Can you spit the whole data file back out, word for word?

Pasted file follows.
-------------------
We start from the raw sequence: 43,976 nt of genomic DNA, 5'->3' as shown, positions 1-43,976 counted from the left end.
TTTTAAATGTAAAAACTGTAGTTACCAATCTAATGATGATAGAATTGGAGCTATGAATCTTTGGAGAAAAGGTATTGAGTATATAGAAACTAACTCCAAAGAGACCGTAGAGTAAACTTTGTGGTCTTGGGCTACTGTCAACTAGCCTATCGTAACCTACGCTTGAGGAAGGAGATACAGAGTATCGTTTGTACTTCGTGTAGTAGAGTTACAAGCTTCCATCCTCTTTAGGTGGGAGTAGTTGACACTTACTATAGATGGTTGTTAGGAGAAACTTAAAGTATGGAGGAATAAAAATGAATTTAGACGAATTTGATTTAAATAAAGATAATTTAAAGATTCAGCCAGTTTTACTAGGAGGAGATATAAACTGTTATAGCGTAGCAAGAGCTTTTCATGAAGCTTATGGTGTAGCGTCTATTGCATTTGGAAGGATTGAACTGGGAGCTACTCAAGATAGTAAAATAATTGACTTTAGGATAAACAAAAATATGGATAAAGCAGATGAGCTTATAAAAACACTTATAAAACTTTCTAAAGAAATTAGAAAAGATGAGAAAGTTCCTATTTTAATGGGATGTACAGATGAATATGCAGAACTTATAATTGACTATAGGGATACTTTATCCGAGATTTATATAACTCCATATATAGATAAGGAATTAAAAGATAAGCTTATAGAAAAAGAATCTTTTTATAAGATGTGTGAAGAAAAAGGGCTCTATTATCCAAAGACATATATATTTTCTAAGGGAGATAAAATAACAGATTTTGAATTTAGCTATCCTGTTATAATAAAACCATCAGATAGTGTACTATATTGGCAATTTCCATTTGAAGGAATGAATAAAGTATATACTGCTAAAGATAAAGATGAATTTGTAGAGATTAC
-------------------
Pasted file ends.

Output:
We start from the raw sequence: 43,976 nt of genomic DNA, 5'->3' as shown, positions 1-43,976 counted from the left end.
TTTTAAATGTAAAAACTGTAGTTACCAATCTAATGATGATAGAATTGGAGCTATGAATCTTTGGAGAAAAGGTATTGAGTATATAGAAACTAACTCCAAAGAGACCGTAGAGTAAACTTTGTGGTCTTGGGCTACTGTCAACTAGCCTATCGTAACCTACGCTTGAGGAAGGAGATACAGAGTATCGTTTGTACTTCGTGTAGTAGAGTTACAAGCTTCCATCCTCTTTAGGTGGGAGTAGTTGACACTTACTATAGATGGTTGTTAGGAGAAACTTAAAGTATGGAGGAATAAAAATGAATTTAGACGAATTTGATTTAAATAAAGATAATTTAAAGATTCAGCCAGTTTTACTAGGAGGAGATATAAACTGTTATAGCGTAGCAAGAGCTTTTCATGAAGCTTATGGTGTAGCGTCTATTGCATTTGGAAGGATTGAACTGGGAGCTACTCAAGATAGTAAAATAATTGACTTTAGGATAAACAAAAATATGGATAAAGCAGATGAGCTTATAAAAACACTTATAAAACTTTCTAAAGAAATTAGAAAAGATGAGAAAGTTCCTATTTTAATGGGATGTACAGATGAATATGCAGAACTTATAATTGACTATAGGGATACTTTATCCGAGATTTATATAACTCCATATATAGATAAGGAATTAAAAGATAAGCTTATAGAAAAAGAATCTTTTTATAAGATGTGTGAAGAAAAAGGGCTCTATTATCCAAAGACATATATATTTTCTAAGGGAGATAAAATAACAGATTTTGAATTTAGCTATCCTGTTATAATAAAACCATCAGATAGTGTACTATATTGGCAATTTCCATTTGAAGGAATGAATAAAGTATATACTGCTAAAGATAAAGATGAATTTGTAGAGATTAC